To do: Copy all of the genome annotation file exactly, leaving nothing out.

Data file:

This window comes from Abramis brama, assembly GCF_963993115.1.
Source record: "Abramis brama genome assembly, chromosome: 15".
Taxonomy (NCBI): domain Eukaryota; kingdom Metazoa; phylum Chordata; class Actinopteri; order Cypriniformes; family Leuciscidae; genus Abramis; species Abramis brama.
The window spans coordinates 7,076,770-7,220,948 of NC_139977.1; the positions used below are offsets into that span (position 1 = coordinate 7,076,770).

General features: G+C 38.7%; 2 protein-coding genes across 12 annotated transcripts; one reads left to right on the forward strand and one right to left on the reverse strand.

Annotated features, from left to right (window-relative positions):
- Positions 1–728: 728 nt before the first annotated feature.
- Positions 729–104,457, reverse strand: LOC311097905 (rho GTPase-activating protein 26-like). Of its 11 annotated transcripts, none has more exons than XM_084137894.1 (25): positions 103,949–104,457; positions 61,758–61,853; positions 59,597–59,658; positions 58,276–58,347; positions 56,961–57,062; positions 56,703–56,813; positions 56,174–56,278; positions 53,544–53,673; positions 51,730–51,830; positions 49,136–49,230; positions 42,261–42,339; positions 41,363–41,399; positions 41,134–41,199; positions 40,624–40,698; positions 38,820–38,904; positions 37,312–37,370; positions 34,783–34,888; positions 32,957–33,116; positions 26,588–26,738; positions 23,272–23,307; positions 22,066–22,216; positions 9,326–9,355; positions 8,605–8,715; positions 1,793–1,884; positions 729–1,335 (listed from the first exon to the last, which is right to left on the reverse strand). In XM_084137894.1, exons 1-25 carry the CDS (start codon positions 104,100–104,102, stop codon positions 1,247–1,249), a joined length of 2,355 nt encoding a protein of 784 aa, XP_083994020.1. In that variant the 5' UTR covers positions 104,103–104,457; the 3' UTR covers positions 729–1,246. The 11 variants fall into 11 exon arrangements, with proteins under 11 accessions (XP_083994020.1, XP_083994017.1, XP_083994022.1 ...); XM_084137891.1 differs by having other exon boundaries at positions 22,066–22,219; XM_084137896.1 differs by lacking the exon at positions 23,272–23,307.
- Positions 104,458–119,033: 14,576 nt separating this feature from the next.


This window comes from Abramis brama, assembly GCF_963993115.1.
Source record: "Abramis brama genome assembly, chromosome: 15".
Taxonomy (NCBI): domain Eukaryota; kingdom Metazoa; phylum Chordata; class Actinopteri; order Cypriniformes; family Leuciscidae; genus Abramis; species Abramis brama.
The window spans coordinates 7,076,770-7,220,948 of NC_139977.1; the positions used below are offsets into that span (position 1 = coordinate 7,076,770).

General features: G+C 38.7%; 2 protein-coding genes across 12 annotated transcripts; one reads left to right on the forward strand and one right to left on the reverse strand.

Annotated features, from left to right (window-relative positions):
- Positions 1–728: 728 nt before the first annotated feature.
- Positions 729–104,457, reverse strand: LOC311097905 (rho GTPase-activating protein 26-like). Of its 11 annotated transcripts, none has more exons than XM_084137894.1 (25): positions 103,949–104,457; positions 61,758–61,853; positions 59,597–59,658; positions 58,276–58,347; positions 56,961–57,062; positions 56,703–56,813; positions 56,174–56,278; positions 53,544–53,673; positions 51,730–51,830; positions 49,136–49,230; positions 42,261–42,339; positions 41,363–41,399; positions 41,134–41,199; positions 40,624–40,698; positions 38,820–38,904; positions 37,312–37,370; positions 34,783–34,888; positions 32,957–33,116; positions 26,588–26,738; positions 23,272–23,307; positions 22,066–22,216; positions 9,326–9,355; positions 8,605–8,715; positions 1,793–1,884; positions 729–1,335 (listed from the first exon to the last, which is right to left on the reverse strand). In XM_084137894.1, exons 1-25 carry the CDS (start codon positions 104,100–104,102, stop codon positions 1,247–1,249), a joined length of 2,355 nt encoding a protein of 784 aa, XP_083994020.1. In that variant the 5' UTR covers positions 104,103–104,457; the 3' UTR covers positions 729–1,246. The 11 variants fall into 11 exon arrangements, with proteins under 11 accessions (XP_083994020.1, XP_083994017.1, XP_083994022.1 ...); XM_084137891.1 differs by having other exon boundaries at positions 22,066–22,219; XM_084137896.1 differs by lacking the exon at positions 23,272–23,307.
- Positions 104,458–119,033: 14,576 nt separating this feature from the next.